9th Biennale of Sydney
The Boundary Rider
The world events of the late 1980s and early 1990s formed the backdrop to Anthony Bond’s preparations for the ninth Biennale, with the fall of the Iron Curtain in Europe and other political and economic shifts calling for a more pluralist understanding of history and borders. Exploring shifting conceptual and cultural boundaries and their transgressions, as well as local practices of ‘making do’, Bond invited artists ‘whose work reflects their experience of life through the employment of objects and materials which relate to everyday use’. For Bond, artists using ‘bricolage’ were best able to address issues of the border. The title, The Boundary Rider, brought itinerancy and ingenuity into a uniquely Australian context. In this exhibition committed to expanding boundaries, over 90 per cent of participating artists had never exhibited in Australia, including the artist collective Border Art Workshop based on the Mexican–United States border, which worked with young people in Western Sydney. Collaborations featured in the Biennale, such as Guillermo Gómez-Peña and Coco Fusco’s satirical cage performance, Anne Mosey and Dolly Nampijinpa Daniels’ relocation of Daniels’ camp home to the Bond Stores, and Adrian Piper and Brenda Croft’s Conference Call installation. An extensive lecture, film and public program was presented for the Biennale as well as a course on contemporary art offered to broaden audience awareness.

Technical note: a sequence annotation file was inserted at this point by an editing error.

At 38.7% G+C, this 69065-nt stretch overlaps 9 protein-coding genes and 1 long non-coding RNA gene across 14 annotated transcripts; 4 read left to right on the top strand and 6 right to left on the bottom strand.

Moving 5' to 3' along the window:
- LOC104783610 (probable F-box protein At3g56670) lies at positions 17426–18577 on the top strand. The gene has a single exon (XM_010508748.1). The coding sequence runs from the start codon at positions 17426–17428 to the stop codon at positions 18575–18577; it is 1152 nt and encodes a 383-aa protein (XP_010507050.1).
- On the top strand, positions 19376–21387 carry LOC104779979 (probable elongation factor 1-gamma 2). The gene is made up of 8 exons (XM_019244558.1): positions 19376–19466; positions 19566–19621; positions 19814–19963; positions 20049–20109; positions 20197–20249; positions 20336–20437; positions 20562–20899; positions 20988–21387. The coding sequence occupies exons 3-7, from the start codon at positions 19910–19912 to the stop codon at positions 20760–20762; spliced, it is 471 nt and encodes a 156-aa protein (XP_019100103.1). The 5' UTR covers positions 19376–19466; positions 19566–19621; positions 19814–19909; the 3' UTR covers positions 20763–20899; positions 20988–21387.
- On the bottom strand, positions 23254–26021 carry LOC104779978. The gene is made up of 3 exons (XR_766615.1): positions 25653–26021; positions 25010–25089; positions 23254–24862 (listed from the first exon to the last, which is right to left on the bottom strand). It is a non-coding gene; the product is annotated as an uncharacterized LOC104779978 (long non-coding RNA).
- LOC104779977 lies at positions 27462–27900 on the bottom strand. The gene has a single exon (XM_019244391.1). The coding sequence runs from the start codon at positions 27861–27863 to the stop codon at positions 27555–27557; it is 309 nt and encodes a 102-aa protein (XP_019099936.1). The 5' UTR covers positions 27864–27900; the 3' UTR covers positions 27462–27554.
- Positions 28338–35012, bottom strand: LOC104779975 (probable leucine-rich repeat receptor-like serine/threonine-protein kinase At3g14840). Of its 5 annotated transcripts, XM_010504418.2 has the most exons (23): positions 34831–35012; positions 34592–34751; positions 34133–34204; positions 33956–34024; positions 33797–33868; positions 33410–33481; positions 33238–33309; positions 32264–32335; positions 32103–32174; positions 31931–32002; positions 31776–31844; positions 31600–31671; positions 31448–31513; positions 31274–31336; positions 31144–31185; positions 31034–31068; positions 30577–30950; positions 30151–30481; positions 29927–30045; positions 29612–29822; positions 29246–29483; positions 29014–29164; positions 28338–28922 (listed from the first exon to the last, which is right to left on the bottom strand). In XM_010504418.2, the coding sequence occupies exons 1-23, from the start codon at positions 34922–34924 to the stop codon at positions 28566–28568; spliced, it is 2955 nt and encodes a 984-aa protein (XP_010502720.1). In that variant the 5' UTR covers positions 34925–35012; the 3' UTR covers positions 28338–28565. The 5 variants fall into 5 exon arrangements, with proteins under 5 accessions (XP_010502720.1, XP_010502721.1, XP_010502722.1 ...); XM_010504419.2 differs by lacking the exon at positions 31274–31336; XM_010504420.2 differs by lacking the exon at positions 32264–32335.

Art Gallery of NSW; Bond Stores 3/4, Millers Point; Artspace Gallery; Mitchell Library, State Library of New South Wales; Australian Museum; Ivan Dougherty Gallery. Satellite venues: Macquarie Lighthouse, Watsons Bay; The Performance Space; Sherman Galleries; and Wollongong City Gallery.
Artists and Countries